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Issue 170, September/October 2013
Domaine Latour-Giraud
Stephen Tanzer
Jean-Pierre Latour described 2012 as difficult in the vineyards and in the winery.  "The vines were tired by the time of the harvest," he told me, "so our concern from the start was whether we could keep fresh fruit in the wines.  It was necessary to do a more severe debourbage than usual to eliminate any hail taste, but that left us with less solid material to facilitate the fermentations, especially the malos.  Also, few people were willing to make a small crop even smaller by strict selection, but you really needed to start with clean juice.  We had a lot of tartaric acidity but little malic, so the malos have barely started today.  Still, we were lucky that the alcoholic fermentations were long in spite of the lowish acidity."  The 2012s were totally cloudy and in the early stages of their malolactic fermentations at the beginning of June (several of them also showed a bitter edge, due in part to high levels of carbonic gas), so I will have to wait to report on them next year in bottle.  With the 2011s, noted Latour, the wines changed in a positive way during and after the malos.  After the August racking he took 80% of the lees into the tanks and the wines took on more richness there.  He eventually bottled the '11s about a month and a half earlier than usual--in January and February of this year.
2011 Meursault Cuvee Charles Maxime($75) Bright, green-tinged yellow.  Pretty, discreet aromas of stone fruits, flowers and hazelnut.  Boasts good mid-palate material but a slight alcoholic warmth, showing more saline and nutty character today than primary sweet fruit. 88
2011 Meursault Les Narvaux($85) Bright medium yellow.  Ripe stone fruits and hazelnut on the nose; very Meursault.  Yellow fruit and honey flavors are complicated by saline minerality and framed by firm-edged acidity.  Shows building sweetness with air but this is also impressively taut for the vintage.  Finishes seriously chewy, saline and pure.  These old vines were especially vulnerable to the cold temperatures during flowering, said Latour, and the yield here was barely 30 hectoliters per hectare.  The 4.8 grams per liter of acidity is the highest level among these 2011s. 91
2011 Meursault Les Boucheres($110) Bright yellow.  Perfumed, expressive nose melds white peach, yellow flowers, honey and hazelnut.  Silky, generous and quite ripe; less taut than the Narvaux but with nicely integrated acidity giving the fresh finish a firm edge.  These 30-year-old vines are getting better and better, noted Latour, who believes that his Boucheres cuvee has been showing more personality in recent vintages. 90
2011 Meursault Le Poruzot($115) Bright pale-medium yellow.  Mellow scents of yellow flowers and honey show a bit more energy today than the Boucheres.  Silky and saline on entry, then peachy and juicy in the middle, showing good depth and thrust and a light touch.  The wine's brisk acidity will need a couple years to harmonize with its fruit but the honey-and-hazelnut finish already shows lovely aromatic persistence. 91(+?)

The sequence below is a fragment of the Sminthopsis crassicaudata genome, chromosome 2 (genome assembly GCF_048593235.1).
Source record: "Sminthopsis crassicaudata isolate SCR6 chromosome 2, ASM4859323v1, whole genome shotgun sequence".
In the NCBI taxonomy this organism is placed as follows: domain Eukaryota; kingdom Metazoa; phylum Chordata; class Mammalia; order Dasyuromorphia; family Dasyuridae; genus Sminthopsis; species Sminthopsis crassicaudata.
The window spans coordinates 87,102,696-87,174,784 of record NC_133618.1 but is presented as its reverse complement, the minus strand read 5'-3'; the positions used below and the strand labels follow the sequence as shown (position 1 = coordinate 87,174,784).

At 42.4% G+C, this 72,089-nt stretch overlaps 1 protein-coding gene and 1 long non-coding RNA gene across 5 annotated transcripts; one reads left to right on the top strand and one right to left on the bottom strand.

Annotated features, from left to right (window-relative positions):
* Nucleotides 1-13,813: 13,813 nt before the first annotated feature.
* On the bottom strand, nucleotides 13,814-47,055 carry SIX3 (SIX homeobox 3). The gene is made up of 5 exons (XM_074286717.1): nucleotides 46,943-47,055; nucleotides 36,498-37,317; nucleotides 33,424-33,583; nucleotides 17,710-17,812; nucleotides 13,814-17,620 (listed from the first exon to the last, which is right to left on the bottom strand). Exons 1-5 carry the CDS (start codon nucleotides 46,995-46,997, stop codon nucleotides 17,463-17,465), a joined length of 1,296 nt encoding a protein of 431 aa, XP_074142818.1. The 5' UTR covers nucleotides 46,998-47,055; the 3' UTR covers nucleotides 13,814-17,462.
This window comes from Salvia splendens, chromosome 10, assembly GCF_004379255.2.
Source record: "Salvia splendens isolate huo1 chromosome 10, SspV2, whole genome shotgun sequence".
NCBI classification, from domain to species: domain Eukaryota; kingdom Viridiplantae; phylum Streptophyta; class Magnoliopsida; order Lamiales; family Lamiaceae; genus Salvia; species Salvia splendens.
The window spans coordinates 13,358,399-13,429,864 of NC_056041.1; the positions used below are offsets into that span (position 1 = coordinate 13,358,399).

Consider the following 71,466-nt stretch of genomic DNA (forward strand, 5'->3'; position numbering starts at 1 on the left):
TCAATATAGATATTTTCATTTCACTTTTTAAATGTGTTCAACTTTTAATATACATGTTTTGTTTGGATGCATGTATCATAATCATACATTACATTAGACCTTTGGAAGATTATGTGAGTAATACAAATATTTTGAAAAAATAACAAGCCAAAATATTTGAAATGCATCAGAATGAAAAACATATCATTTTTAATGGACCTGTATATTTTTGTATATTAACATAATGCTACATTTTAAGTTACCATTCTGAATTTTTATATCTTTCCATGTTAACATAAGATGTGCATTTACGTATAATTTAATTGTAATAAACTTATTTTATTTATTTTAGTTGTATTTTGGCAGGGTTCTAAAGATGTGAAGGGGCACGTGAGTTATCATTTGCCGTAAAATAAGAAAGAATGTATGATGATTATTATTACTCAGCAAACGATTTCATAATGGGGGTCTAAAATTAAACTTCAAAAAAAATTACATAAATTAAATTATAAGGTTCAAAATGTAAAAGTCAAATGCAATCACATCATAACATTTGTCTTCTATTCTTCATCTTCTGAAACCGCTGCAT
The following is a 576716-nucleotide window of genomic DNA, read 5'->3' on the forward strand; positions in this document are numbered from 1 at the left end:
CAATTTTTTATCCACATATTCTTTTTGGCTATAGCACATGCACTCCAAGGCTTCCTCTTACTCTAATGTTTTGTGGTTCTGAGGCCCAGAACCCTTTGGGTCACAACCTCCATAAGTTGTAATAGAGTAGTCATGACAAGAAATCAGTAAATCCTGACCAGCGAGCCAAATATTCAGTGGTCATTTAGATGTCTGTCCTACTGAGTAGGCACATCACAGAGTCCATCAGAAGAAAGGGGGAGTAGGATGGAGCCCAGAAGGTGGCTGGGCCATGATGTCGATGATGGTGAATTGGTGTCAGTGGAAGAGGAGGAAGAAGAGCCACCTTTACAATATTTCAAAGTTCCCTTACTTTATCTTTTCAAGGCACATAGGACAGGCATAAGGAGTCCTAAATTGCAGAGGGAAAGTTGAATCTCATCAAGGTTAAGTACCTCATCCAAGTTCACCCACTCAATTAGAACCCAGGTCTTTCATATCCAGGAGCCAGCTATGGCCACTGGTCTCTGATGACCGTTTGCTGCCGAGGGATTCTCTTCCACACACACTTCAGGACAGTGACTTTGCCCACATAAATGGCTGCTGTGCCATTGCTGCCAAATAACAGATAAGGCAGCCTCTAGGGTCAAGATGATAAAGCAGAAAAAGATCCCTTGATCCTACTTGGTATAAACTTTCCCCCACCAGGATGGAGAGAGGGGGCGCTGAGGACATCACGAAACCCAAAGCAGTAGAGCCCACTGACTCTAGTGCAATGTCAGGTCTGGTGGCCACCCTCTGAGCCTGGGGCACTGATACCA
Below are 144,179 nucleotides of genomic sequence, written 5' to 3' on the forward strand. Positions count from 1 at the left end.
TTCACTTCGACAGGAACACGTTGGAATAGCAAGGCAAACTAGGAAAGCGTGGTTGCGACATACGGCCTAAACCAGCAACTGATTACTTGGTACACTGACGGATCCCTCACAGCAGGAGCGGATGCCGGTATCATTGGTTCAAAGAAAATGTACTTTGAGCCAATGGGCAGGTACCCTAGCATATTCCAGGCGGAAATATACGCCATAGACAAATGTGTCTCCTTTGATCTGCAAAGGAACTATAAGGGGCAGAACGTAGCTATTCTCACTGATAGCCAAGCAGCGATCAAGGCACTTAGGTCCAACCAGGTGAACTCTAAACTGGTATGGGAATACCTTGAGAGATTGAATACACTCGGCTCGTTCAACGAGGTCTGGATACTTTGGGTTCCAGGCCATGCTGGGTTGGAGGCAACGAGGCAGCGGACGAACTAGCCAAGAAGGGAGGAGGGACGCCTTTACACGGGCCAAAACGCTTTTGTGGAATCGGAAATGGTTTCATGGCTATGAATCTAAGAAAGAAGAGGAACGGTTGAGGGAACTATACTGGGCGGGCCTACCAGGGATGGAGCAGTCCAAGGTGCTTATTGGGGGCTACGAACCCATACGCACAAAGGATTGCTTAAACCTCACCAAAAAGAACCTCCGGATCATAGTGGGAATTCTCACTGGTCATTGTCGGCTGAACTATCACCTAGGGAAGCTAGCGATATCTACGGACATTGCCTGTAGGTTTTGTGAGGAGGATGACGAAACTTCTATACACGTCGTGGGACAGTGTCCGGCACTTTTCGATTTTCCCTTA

2011 Meursault Les Charmes($115) Discreet, complex aromas of stone and soft citrus fruits, flowers, vanilla and white truffle.  Intensely flavored and nicely balanced, with bright, integrated acidity and penetrating minerality combining to give the wine terrific verve and grip.  Finishes with noteworthy length. 92
2011 Meursault Les Genevrieres($125) (cropped at barely 30 hectoliters per hectare, according to Jean-Pierre Latour):  Bright pale-medium yellow.  Perfumed aromas of orange oil, underripe pineapple and honey.  Juicy, pure and penetrating, with nicely integrated acidity contributing to the impression of inner-mouth tension.  More concentrated than the Charmes and a real essence of Meursault, offering a lovely combination of delicacy and force.  Finishes with lovely mounting perfume.  "The most complete wine in the cellar in 2011," noted Latour. 93
2011 Meursault Les Perrieres($130) Bright pale-medium yellow.  Tight, pure nose hints at lemon zest and crushed stone.  Delicate, juicy and intense, showing more citrus than stone fruits today.  Silky and seamless in texture but at the same time more severe and backward and hiding its personality today.  The precise, taut finish leaves behind notes of hazelnut and flowers.  Needs a few years in bottle 92(+?)
2011 Puligny-Montrachet Champs-Canet($130) Bright pale yellow.  Peach, hazelnut, butter, toast and vanilla on the nose.  Then surprisingly fat and sweet in the mouth and much more civilized in the early going than the comparatively tough Perrieres.  Ripe peach and pineapple fruit flavors are nicely framed by harmonious acidity but this is essentially a lush, even warm style.  Saturates the mouth on the finish, which is firmed by an edge of acidity.  "The small crop in 2011 really saved the vintage," noted Latour, who started harvesting on August 28. 92
2011 Meursault Les Genevrieres Cuvee Des Pierres($150) Bright pale yellow.  Pure aromas of orange oil, peach and white truffle are less forthcoming today than the regular Perrieres.  Rich and rather powerful on the palate, with strong but nicely integrated acidity (4.8 grams per liter, vs. 4.6 for the regular Perrieres).  Turns much more taut on the back half, finishing very long, with crushed stone and saline mineral flavors along with notes of lemon and mint.  A bit youthfully dry today but with plenty of grip and budding complexity. 93(+?)
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